Creators follow a simple process for bottled iced coffee
Diabetic owner was looking for a mellow brew without cream and sugar.
David Wentworth was looking for a way to enjoy mellow coffee without the addition of cream and sugar because of his Type 1 diabetes.
His friend, Eric Pearson, brought some cold-brew coffees back from a trip to California and introduced Wentworth to a growing national trend.
“He introduced me to the cold-brew trend, and I fell in love and started making it myself and bottling it,” Wentworth said. “I was bringing it to friends’ houses, and Eric saw it and fell in love with it.
“Prospectors Cold Brew Coffee was born.”
Last July, after obtaining a license and producing a base concentrate, the company officially began. The concentrate is available as is, and is also used to make three different varieties of bottled iced coffee: Original, Extra Strength and Almond Milk.
Wentworth and Pearson point to Starbucks’ entry into the market as proof the packaged iced coffee trend is here to stay.
Many of the packaged iced coffees, however, are loaded with additives and sugar, with some bottles nearing 300 calories.
Prospectors’ process is simple. Wentworth, who works full time with the company, takes fair trade organic coffee and a small amount of fresh mint and soaks it in water for 16 hours. It then goes through a “complicated” filter system four times.
The production is done in the Downtown Market’s incubator kitchen.
“Simple ingredients and time is all it takes,” Wentworth said. “We like cold brew. The way the coffee comes out is really amazing, and it’s less bitter, less acidic, so it’s easier on the stomach.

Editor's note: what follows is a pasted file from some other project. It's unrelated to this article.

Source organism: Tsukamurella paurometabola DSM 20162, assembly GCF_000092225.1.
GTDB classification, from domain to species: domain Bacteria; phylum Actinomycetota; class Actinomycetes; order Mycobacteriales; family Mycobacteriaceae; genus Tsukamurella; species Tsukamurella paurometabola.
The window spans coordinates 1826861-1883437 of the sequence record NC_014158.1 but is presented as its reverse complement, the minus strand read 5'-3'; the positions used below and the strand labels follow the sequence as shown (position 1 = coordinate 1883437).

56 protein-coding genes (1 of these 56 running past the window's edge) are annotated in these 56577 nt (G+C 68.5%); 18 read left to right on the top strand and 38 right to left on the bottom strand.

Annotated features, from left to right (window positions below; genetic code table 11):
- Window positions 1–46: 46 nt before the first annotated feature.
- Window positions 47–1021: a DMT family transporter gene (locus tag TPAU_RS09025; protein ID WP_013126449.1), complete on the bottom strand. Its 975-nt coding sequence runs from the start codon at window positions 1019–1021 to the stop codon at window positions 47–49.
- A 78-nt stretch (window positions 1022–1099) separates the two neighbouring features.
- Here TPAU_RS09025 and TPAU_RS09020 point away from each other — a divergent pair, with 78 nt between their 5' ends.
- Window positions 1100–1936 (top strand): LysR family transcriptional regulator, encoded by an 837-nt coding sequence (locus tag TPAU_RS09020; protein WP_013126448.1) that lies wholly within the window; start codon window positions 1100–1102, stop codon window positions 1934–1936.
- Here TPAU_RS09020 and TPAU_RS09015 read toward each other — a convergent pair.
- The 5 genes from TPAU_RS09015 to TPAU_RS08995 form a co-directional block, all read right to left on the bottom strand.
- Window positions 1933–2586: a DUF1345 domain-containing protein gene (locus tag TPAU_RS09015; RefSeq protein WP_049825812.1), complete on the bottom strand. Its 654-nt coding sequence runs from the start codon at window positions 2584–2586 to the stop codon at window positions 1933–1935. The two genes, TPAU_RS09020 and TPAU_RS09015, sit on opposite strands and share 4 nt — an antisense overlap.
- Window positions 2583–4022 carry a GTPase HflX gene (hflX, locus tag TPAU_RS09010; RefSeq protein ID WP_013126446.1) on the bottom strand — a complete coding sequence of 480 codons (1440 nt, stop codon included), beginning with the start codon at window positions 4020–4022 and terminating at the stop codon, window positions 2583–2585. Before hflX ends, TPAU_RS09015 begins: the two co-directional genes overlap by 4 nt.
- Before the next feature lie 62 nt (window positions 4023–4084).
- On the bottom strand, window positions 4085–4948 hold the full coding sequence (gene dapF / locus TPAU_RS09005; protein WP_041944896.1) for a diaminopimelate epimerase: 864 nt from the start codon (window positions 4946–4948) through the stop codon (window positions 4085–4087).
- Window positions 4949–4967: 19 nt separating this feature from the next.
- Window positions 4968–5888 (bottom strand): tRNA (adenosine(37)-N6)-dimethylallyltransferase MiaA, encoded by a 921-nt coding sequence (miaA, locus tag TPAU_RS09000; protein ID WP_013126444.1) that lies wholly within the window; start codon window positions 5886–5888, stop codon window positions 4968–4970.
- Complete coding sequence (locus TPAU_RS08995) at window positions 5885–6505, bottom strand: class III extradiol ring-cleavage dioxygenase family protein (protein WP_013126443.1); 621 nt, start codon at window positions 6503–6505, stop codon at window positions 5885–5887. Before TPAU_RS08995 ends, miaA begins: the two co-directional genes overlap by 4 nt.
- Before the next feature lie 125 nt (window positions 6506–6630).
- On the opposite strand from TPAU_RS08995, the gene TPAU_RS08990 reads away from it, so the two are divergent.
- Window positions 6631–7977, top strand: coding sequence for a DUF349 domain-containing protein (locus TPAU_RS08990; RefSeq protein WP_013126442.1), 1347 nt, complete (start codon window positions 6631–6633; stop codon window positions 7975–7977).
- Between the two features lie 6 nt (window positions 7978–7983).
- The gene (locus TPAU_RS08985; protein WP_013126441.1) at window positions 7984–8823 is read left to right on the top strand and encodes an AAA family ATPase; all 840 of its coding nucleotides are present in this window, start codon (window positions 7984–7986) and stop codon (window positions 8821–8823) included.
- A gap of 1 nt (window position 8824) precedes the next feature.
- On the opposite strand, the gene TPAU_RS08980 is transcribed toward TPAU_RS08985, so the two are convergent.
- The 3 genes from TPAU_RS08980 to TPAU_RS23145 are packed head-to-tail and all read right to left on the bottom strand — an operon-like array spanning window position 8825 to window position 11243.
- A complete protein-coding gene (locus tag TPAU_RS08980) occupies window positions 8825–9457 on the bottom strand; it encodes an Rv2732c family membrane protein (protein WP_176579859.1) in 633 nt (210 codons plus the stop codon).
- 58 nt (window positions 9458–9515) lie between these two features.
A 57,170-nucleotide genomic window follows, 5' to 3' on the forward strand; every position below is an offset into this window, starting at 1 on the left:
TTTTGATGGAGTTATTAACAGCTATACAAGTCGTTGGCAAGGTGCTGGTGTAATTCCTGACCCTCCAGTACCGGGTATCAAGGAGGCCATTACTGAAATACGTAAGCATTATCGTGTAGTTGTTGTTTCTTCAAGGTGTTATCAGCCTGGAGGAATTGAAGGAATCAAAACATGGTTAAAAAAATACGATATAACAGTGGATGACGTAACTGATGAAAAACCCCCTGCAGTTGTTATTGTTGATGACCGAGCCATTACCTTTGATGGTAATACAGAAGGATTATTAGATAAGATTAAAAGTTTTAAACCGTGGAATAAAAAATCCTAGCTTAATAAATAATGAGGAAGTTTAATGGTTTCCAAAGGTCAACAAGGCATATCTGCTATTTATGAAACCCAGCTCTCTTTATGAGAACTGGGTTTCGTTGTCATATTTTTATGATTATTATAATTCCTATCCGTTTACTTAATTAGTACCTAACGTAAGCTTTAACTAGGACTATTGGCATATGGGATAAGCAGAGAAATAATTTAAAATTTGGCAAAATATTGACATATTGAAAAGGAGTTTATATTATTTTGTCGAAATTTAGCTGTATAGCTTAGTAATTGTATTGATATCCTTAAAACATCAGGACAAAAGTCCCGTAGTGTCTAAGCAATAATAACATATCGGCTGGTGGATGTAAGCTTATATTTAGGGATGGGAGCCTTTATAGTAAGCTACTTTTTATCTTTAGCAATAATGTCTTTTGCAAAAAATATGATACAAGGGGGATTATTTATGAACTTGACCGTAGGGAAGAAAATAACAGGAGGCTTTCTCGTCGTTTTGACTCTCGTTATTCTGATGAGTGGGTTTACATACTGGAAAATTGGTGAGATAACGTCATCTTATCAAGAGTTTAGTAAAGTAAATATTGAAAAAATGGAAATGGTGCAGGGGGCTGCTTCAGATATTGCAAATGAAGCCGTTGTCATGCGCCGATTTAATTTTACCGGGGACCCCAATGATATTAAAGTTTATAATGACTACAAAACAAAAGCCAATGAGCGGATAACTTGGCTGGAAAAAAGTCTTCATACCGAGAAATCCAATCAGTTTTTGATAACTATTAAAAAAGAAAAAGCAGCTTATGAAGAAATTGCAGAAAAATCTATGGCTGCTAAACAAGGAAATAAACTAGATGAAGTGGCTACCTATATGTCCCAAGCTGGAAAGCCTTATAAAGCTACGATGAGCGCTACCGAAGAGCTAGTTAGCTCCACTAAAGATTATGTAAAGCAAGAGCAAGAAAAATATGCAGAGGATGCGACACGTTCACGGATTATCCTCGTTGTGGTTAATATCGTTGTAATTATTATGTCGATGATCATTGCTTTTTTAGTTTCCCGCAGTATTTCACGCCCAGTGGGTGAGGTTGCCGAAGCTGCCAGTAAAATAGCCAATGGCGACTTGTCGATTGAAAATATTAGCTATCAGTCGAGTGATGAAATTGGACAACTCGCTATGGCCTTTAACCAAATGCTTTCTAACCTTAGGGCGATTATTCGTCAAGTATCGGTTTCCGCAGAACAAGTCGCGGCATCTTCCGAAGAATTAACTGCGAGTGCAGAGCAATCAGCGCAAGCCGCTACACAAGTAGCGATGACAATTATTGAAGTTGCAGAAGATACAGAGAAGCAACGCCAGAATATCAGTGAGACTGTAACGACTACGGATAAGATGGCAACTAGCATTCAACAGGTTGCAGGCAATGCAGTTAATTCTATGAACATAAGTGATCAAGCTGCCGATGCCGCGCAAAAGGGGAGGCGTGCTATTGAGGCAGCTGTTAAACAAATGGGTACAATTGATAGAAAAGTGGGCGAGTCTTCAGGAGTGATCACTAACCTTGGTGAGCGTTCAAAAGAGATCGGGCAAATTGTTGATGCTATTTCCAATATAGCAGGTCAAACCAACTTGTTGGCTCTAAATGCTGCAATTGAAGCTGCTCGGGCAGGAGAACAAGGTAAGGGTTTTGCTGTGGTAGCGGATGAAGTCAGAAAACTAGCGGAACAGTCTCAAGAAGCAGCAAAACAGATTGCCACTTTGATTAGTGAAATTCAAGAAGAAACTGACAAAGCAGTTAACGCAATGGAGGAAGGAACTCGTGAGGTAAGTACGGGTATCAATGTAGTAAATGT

“And you really taste what the coffee is about.”
Pearson said the company’s base concentrate was the most important aspect of the startup: Without its versatility, Prospectors couldn’t offer what it does and all it plans to offer in the future.
The question “Do we have a unique, differentiated product?” was asked throughout the development of the concentrate, Pearson said.
“The first thing we looked at was making sure we have the right product,” he said. “It allows you to make it hot; you can enjoy it cold with ice, with milk. The applications are broad.”
The company’s name and brand give hints about the products’ simplicity.
“The whole idea of our product is a slow, simple process,” Wentworth said.
“What’s more simple and focused on one goal than a prospector?” Pearson added. “They’re living simply, hoping for that shot at gold. There’s also the correlation with cowboy coffee, which was a strong, thick, heavy coffee.”
Retail outlets for the bottled products have been Prospectors’ primary focus, but Pearson said its concentrate can be used by many service businesses as a stand-alone product.
“We like that type of business with a lot of infused products,” Pearson said. “We provide the concentrate to breweries, bakeries, bars. By us going through this process, it provides the customer with a 100 percent usable product.”
Wentworth is hard at work developing new products. The company already has a kegged nitro version of the coffee that nicely complements beers on tap, Wentworth said.
This fall, a pumpkin spice seasonal flavor will be released. Wentworth said he’s also working on a slightly sweetened version of the almond milk variety using Michigan maple syrup.
Prospectors hopes the newer, sweetened flavors will expand its network beyond the current 80 or so specialty retailers in Michigan, Indiana and Illinois and into more mainstream stores. Those first 80 stores came much faster than the owners expected, thanks to a connection Pearson set up with wholesale food distributor Lipari Foods in Warren.
Pearson said the goal is to keep the new products under 40 calories.
“We want to make sure, if we add sugar, we do it because it’s needed,” he said. “We want a coffee drink that still tastes like coffee, not sugar — the best ingredients and as simple as possible.”
Keeping it simple is in line with why they started the business, Pearson said.
“We came into it a little unorthodox, based on an individual’s need,” he said. “A lot of it is a social experiment and we wanted to see if it would even work.”